To be completely honest, autumn has become a bit of a tough time for me. It was always one of my favorite times of year, especially as a teenager. It included Halloween, for one — I’ve always been head-over-heels for fantasy, dress-up, and makeup. When I reached high school and made real friends for the first time, it also meant fun things like football games, pumpkin carving, mall trips, meals at cozy diners, haunted houses, trick-or-treating, driving around town, and other great stuff with my friends. In early college, I had just as much fun exploring museums, theaters, restaurants, shops, lounges, and other venues with my new friends and sorority sisters. I also got to have a great time dressing up and going out for Halloween.
When I transferred universities halfway through college, a toxic ex-boyfriend made it a point to sabotage my attempts to make friends and maximize the time I spent at home with him. I found my own way of enjoying fall anyways — I took photographs of the glorious outdoors, drank tons of hot coffee, smoked way too much hookah (it turns out hookah was a bad coping mechanism of mine), and composed cute fall outfits for myself. I was also able to enjoy outings with our parents, since at least he didn’t isolate me from our families.
I’ve moved a few times since then (I’ve lived in a lot of places in my life). One of the crazy things about moving a lot, especially as you get older and don’t have school or a non-remote job to make friends, is that you learn how to spend most of your time alone. Your friends are long-distance (and you lose most of them, like I did). Maybe you even stop dating because you’re tired of meeting crappy people, being lied to, questioning whether your self-respect is still intact, and believing that it doesn’t get any better than catfish with ulterior motives (that’s what happened to me).
Eventually, you become entirely isolated. If you want to go out on a Friday night, you take your laptop or a book with you, sit alone, and enjoy the environment all by yourself (but, if you’re a lady, you probably don’t stay out too late since you have nobody with you and it’s not all that safe out there). But why? Well, because you don’t have anyone to call up and ask for company.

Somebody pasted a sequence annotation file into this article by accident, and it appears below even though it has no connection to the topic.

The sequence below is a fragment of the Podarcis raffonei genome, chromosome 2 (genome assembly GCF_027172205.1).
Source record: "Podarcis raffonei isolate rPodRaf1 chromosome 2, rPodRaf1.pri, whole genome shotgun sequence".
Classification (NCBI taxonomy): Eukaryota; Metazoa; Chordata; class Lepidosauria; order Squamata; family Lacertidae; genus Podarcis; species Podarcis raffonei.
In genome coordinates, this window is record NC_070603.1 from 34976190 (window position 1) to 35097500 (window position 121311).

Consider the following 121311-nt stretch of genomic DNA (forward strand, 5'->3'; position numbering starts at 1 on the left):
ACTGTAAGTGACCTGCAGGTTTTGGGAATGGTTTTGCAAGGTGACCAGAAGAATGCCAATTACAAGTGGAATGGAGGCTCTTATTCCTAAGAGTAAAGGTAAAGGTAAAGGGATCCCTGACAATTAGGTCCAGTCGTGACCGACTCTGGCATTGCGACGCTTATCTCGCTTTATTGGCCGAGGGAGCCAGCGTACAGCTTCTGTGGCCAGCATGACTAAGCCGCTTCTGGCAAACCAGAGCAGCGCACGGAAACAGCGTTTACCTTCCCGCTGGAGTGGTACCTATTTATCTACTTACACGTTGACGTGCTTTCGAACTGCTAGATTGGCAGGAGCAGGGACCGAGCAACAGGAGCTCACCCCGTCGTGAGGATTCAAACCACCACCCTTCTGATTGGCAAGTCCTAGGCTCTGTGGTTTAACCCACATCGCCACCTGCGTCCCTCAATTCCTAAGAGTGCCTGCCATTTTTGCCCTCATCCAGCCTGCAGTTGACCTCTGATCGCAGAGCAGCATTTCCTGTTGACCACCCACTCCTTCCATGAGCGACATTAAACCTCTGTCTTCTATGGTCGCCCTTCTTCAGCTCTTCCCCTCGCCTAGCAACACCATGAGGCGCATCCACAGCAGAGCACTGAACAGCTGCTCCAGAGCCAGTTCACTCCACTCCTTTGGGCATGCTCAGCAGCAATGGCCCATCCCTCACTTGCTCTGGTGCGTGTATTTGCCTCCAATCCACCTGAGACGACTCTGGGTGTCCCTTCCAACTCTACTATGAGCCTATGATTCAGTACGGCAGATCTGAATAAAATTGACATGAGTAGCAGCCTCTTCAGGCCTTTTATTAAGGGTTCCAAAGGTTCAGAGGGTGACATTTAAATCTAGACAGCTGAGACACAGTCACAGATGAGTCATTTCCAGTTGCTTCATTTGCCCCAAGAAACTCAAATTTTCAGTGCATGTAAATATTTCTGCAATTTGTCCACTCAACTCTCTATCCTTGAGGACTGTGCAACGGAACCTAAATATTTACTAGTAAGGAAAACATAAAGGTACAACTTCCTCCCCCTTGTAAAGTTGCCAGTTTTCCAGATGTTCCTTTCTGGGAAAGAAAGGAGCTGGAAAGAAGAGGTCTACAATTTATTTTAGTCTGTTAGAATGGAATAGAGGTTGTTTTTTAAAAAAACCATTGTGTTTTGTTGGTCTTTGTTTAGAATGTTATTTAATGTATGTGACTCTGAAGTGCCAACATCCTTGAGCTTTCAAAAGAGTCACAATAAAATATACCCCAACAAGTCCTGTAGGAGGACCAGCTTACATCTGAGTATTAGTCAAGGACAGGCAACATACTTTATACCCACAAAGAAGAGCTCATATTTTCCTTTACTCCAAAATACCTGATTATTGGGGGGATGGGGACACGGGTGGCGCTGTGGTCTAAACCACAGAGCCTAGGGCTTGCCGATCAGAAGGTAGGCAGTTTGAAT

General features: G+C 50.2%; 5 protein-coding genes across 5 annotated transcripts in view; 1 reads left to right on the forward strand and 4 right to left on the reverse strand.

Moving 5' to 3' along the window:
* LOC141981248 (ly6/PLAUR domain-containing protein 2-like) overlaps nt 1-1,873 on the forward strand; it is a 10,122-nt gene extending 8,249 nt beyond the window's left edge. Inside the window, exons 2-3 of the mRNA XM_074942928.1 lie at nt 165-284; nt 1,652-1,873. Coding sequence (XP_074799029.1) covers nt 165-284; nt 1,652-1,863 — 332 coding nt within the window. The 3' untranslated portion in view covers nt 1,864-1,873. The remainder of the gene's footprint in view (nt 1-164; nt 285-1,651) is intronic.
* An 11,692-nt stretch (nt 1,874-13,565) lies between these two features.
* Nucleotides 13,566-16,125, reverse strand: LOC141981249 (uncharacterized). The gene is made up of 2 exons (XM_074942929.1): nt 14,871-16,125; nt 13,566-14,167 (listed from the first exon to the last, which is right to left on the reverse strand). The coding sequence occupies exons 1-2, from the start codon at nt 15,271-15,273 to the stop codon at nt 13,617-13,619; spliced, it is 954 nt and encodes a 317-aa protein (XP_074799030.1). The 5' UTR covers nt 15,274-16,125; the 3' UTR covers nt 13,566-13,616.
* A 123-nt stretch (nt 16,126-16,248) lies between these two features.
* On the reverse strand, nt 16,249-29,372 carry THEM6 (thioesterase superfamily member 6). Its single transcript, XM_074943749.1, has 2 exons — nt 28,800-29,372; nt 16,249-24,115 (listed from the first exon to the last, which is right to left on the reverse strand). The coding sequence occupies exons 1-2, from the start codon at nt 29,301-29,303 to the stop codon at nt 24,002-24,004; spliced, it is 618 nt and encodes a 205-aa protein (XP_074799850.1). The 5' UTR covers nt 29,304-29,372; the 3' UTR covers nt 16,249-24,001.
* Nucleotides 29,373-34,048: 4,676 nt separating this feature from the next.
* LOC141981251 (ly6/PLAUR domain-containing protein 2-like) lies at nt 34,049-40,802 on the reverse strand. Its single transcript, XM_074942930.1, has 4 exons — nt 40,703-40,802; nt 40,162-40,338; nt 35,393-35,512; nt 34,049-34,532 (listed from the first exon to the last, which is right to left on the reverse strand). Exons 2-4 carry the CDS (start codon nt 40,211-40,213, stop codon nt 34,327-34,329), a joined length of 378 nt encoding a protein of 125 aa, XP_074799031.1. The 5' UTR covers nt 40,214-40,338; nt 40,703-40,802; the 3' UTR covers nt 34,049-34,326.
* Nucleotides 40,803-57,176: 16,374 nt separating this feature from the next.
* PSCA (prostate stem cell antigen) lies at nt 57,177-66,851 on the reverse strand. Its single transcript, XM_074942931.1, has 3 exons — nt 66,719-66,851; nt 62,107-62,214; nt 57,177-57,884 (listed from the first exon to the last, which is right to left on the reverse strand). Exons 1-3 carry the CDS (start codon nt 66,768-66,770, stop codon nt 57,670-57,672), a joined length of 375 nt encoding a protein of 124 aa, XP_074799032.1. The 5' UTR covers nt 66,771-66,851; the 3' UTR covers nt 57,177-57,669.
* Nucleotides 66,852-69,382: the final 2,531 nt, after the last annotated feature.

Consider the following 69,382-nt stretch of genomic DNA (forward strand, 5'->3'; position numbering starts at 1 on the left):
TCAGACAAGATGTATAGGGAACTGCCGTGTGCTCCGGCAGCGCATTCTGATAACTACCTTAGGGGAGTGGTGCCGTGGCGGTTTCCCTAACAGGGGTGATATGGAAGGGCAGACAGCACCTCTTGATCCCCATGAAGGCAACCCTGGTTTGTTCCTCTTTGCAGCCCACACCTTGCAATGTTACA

Sometimes, not having anyone to spend time or go places with gets lonely. Since the beginning of 2015, I’ve gradually found myself more and more alone… now, it’s 2018 and I have no friends to go out with; I’ve socially peaked at the age of 24 years old. It’ll be my fourth year in a row of not doing anything for Halloween (2015, 2016, 2017, and now, 2018) — I have nowhere to go and no one to make plans with. I’ll be living vicariously through the costumes and parties people post pictures of on Instagram.
But I just don’t feel bad for myself anymore. Sometimes, it’s a little sad, but I believe that, in many ways, it all worked out for the best.
I’m finally able to focus on myself, my goals, my happiness, and my safety. I work on my writing , my MMA training, and my plans for my future everyday without social obligations or the pressure to check my phone.
My free time is my free time. I don’t have to compromise my rest for late nights out, my alcohol consumption is almost zilch, I hardly face disruptions to my healthy eating plans (it’s hard to keep up with clean eating when you’re spending a lot of time drunk and chowing down with your friends at restaurants), and my bank account isn’t always running on empty from nights out.
I don’t spend much (read: any) time at parties or bars filled with drunk people (read: drunk men) anymore, nor do I find myself out all that late or hanging out in unknown places after dark — it’s been a much safer lifestyle for me.
I also don’t have to worry about embarrassing myself while I’m drunk anymore, which is always a relief.
So yes, my current solitude might be a little bit lonely.
But, at the same time, it also just might pay off.